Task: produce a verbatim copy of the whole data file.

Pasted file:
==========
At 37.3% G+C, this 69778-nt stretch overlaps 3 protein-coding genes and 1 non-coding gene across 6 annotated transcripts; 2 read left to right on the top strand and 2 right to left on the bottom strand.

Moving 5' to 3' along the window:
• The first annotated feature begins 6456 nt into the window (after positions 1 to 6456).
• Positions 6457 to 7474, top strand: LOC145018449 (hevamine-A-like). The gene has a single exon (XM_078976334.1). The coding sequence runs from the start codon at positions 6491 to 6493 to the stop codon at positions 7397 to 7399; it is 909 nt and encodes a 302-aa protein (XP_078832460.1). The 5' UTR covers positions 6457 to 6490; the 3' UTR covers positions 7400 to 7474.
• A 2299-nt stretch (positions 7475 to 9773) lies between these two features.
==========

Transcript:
At 37.3% G+C, this 69778-nt stretch overlaps 3 protein-coding genes and 1 non-coding gene across 6 annotated transcripts; 2 read left to right on the top strand and 2 right to left on the bottom strand.

Moving 5' to 3' along the window:
• The first annotated feature begins 6456 nt into the window (after positions 1 to 6456).
• Positions 6457 to 7474, top strand: LOC145018449 (hevamine-A-like). The gene has a single exon (XM_078976334.1). The coding sequence runs from the start codon at positions 6491 to 6493 to the stop codon at positions 7397 to 7399; it is 909 nt and encodes a 302-aa protein (XP_078832460.1). The 5' UTR covers positions 6457 to 6490; the 3' UTR covers positions 7400 to 7474.
• A 2299-nt stretch (positions 7475 to 9773) lies between these two features.